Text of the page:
Health & Safety
COMPASS’s Deborah Williams
Transport planning can be deadly if you don’t cover all the options
TRANSPORT operations associated with waste collection activities and at waste management and recycling sites represent the most signifi cant risk of serious or fatal accidents to workers and members of the public. ‘Struck by moving vehicle’ accounts for about only 4% of all reported accidents, however, over 40% of all fatalities fall within this category. An average of six people (workers and members of the public) died each of those years - due to coming into contact with a moving vehicle. The Workplace (Health, Safety and Welfare) Regulations require that every workplace is organised in such a way that pedestrians and vehicles can circulate safely. The main considerations for preventing transport-related accidents in pedestrian environments include carrying out a route risk assessment, to highlighting major hazards on the route(s) and indicating how they may be avoided, or the risks minimised. One example could be arranging collections to avoid certain times of the day in sensitive areas (e.g. start, fi nish and lunch times for schools).
Safe reversing and use of reversing assistants
The risks associated with reversing vehicles can be reduced by:
• Eliminating or reducing reversing manoeuvres wherever possible
• Devising and following safe systems of work
• Using reversing aids such as mirrors, CCTV, detectors and alarms
• Using trained reversing assistants only when the risks cannot be adequately controlled by the above
Waste management and recycling activities such as waste transfer stations, skip hire, civic amenity sites, MRFs, scrap yards, landfi ll sites etc involve the use of a wide range of vehicles and mobile plant. The risks to workers and visiting members of the public are similar to those posed by collection activities.
“Traffi c management arrangements should form part of routine site inspections”
Most of these sites are at fi xed locations and the implementation of a good site layout and suitable management system signifi cantly reduces the risks posed by vehicle movements. The key to reducing transport accidents in these environments is to ensure there is adequate segregation between pedestrians and moving transport/plant. To manage workplace transport effectively, there are three key areas to consider when carrying out your risk assessment:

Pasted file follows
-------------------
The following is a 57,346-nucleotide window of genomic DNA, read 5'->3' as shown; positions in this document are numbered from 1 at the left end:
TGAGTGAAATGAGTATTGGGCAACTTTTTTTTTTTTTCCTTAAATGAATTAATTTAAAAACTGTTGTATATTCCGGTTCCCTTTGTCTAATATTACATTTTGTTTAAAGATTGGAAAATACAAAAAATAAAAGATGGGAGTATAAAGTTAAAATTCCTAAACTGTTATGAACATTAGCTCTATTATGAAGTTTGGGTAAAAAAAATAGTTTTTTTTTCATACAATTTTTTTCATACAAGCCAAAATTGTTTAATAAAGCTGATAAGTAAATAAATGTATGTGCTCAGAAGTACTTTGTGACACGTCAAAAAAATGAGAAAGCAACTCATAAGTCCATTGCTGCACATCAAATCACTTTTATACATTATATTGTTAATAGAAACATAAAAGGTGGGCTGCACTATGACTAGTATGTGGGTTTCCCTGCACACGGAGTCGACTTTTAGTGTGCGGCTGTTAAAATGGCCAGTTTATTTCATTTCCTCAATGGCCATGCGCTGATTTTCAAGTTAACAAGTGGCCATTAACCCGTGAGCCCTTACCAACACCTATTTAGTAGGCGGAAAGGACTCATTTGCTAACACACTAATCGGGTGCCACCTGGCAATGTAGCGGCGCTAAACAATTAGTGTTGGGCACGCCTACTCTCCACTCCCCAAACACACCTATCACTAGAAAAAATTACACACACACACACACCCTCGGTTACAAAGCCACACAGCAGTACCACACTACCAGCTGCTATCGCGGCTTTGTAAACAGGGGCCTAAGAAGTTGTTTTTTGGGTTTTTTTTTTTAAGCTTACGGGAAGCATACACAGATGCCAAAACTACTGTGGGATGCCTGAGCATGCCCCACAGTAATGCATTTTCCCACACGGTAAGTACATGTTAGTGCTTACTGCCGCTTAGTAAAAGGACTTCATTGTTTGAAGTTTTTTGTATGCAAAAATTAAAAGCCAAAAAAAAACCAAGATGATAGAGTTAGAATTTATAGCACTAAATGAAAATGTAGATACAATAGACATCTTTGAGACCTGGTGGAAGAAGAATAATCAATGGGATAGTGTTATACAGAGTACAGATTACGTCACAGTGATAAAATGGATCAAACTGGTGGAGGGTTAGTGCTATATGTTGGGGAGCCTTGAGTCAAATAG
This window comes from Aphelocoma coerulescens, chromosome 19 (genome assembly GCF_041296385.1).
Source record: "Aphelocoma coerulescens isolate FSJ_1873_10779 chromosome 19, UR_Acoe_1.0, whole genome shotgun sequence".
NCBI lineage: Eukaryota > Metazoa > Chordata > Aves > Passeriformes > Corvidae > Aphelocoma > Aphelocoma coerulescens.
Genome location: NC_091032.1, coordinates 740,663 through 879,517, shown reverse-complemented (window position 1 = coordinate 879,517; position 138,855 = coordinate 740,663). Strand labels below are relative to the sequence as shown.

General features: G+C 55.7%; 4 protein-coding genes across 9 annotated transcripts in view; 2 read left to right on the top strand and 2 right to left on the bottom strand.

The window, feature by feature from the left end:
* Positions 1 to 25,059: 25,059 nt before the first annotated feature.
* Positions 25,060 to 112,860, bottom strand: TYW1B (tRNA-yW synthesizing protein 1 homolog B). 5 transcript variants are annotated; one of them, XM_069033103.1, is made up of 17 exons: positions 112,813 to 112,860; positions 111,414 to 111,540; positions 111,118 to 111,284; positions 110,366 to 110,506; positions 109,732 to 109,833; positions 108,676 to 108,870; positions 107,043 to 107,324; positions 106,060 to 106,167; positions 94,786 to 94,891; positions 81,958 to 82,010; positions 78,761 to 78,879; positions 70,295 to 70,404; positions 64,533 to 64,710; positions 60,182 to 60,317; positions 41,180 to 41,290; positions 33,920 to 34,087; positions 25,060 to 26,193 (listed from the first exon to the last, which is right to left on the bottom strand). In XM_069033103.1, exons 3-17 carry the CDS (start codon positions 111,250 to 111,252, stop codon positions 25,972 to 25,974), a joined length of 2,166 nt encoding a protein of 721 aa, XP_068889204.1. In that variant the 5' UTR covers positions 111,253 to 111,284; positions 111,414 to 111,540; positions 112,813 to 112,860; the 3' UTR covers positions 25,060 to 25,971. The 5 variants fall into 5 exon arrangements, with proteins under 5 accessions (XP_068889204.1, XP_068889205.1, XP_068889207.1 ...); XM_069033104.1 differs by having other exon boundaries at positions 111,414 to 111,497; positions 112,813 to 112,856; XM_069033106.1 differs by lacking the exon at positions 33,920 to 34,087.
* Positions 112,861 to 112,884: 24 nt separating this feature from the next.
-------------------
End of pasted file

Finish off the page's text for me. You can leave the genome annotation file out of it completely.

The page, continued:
• Safe site (design and activity) • Safe vehicle • Safe driver
Every site is diff erent, and likely to present diff erent hazards and risks. However, a well-designed and maintained site with suitable segregation of vehicles and people will make workplace transport accidents less likely. The most eff ective way of ensuring pedestrians and vehicles move safely
around a workplace is to provide separate pedestrian and vehicle traffi c routes. Where possible, there should also be a one-way system - as this will reduce the need for vehicles to reverse, and will help pedestrians and drivers.
The correct safety specifi cations for vehicles and plant used on site is essential. Vehicle capabilities and site conditions have to be consistent with the tasks performed. A full risk assessment is required to ensure vehicle specifi cation is appropriate and the work activity can be undertaken safely. The stability and ground clearance of vehicles should also be adequate for site conditions and tasks.
All drivers of vehicles and mobile plant should be competent, trained for the vehicle they are driving, and familiar with the site rules. Traffi c management arrangements should form part of routine site inspections and any breaches of rules and systems should be targeted for remedial action. Review of traffi c management assessments (and your associated transport management plan) should take place if any signifi cant changes have been implemented, or there is an accident or near miss history. Even if no signifi cant changes have occurred, traffi c risk assessments should be reviewed regularly (at intervals to be determined by site management). For assistance with carrying out a risk assessment or developing your traffi c management email: firstname.lastname@example.org
or call 01257 482256.
Deborah Williams CMIOSH RMaPS is Principal Safety Consultant at Compass Ltd.
Deborah specialises in assisting private sector organisations within the construction, waste management and extractive industries.
You can contact her on - 01257 482256 or via email: email@example.com
@ToolBUSINESS TBH October, 2018 27
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